Looking for Income? Check Out Canadian Oil Sands Ltd. and Its 6.8% Yield

Why investors should take a look at Canadian Oil Sands Ltd. (TSX:COS) while its share price is weak.

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The Motley Fool

Thanks to a decline in oil prices, shareholders in Canadian Oil Sands Ltd. (TSX: COS) have not had a good month. Since Labour Day, shares are down nearly 12%.

Even the past year hasn’t been great for the oil sands giant. It has spent extensively on capex projects, dropping nearly $1.5 billion in repairs and maintenance on two of its major upgraders. While crucial to converting thick bitumen to more lucrative light sweet oil, these expensive upgrades have significantly cut into cash available for distribution. These repairs all but depleted the company’s cash, but at least it has been able to finance these repairs internally.

Now that the stock has sold off, shares yield a very impressive 6.8%. In today’s world of anemic bond yields and lack of dependable higher-yield choices, does the company and its generous dividend have a spot in your portfolio? I’d say it does. Here are three important reasons why you should buy.

1. Light sweet crude

Over the last few years, one thing that has held back many oil sands producers is the price difference between Western Canadian Select and West Texas Intermediate. Without getting into too many details, the difference is simple. WCS is a heavy oil, while WTI is light crude. Heavy oil is much more difficult to refine, so it commands a lower price. Depending on market conditions, this gap can be anywhere from $10 to $40 per barrel.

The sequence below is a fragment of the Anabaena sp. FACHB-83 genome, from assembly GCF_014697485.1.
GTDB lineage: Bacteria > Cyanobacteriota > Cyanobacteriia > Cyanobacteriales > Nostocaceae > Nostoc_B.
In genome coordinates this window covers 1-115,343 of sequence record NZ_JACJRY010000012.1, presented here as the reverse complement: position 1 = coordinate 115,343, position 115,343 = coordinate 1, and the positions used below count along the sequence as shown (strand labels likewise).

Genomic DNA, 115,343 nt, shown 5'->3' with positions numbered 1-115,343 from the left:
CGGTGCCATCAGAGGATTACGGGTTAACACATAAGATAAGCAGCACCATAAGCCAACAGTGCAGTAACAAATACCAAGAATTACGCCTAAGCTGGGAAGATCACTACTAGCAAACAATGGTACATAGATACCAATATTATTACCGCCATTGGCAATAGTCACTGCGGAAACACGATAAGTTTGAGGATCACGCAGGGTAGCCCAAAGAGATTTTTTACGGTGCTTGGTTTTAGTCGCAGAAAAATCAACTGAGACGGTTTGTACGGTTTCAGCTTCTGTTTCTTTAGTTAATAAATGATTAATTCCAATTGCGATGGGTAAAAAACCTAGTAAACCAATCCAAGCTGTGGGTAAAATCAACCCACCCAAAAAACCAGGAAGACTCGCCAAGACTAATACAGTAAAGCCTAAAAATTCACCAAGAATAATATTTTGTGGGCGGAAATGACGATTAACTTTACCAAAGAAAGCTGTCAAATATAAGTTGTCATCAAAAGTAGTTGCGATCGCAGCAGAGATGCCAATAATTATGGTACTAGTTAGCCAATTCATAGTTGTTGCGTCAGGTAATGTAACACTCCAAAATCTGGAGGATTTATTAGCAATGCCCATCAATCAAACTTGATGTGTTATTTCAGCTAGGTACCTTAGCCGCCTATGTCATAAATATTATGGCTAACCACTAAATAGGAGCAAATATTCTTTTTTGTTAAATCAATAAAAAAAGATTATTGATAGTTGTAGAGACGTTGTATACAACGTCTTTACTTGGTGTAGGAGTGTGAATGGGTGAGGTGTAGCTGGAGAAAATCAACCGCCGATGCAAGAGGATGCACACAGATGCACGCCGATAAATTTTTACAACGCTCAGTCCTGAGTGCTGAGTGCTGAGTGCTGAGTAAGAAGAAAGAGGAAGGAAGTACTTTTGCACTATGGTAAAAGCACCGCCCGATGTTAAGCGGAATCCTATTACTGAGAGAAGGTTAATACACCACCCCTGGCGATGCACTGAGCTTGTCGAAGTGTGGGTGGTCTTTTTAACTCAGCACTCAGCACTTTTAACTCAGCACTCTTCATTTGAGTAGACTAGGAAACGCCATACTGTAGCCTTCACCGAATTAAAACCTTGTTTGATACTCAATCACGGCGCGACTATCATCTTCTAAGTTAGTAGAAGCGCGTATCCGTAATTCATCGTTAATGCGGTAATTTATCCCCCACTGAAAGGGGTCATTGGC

Canadian Oil Sands doesn’t have to worry about that. It upgrades each barrel of bitumen into light sweet crude, thus avoiding the painful times when the price between WCS and WTI widens significantly. This leads to more consistent cash flow, which ultimately protects the generous dividend.

2. Pure oil sands exposure

There are huge advantages to being 100% exposed to the oil sands.

First of all, the company becomes the go-to name whenever investors are looking for exposure to the area. Sure, Suncor Energy Inc. (TSX: SU)(NYSE: SU) might be the largest producer in the area, but it still only gets about 70% of its oil production from the oil sands. And that’s not mentioning its downstream business, which also distracts from it being a pure oil sands producer. Depending on how bullish investors are about the oil sands, this diversification can be viewed as a positive or a negative.

The biggest advantage to being a full oil sands producer is probably the reserve life. Based on just what the company has found to date, it controls nearly four decades’ worth of oil, just waiting to be pulled out of the ground. If you add in what the company calls contingent reserves (essentially, oil that is likely there), and there’s close to a century’s worth of reserves. These huge reserves are a big advantage compared to other oil producers.

3. Near 52-week lows

There are two parts of the equation when it comes to a successful investment. You have to buy a good company but also at a fair price.

Now that Canadian Oil Sands is trading within a few percentage points of its 52-week low, this looks like a good time to buy. Since 2012, the stock has bounced between $20 and $25. Investors who got in at $20 enjoyed a yield of 7%, and could always exit as it approached $25.

Besides, the worries about the price of crude declining are overstated, considering how a weakening Canadian dollar is helping to make up for that difference. We know the market isn’t entirely rational, which is why this is an attractive entry point. If investors buy now and hold for the long term, I think they’ll be satisfied.

This article represents the opinion of the writer, who may disagree with the “official” recommendation position of a Motley Fool premium service or advisor. We’re Motley! Questioning an investing thesis — even one of our own — helps us all think critically about investing and make decisions that help us become smarter, happier, and richer, so we sometimes publish articles that may not be in line with recommendations, rankings or other content.

Fool contributor Nelson Smith has no position in any stocks mentioned.

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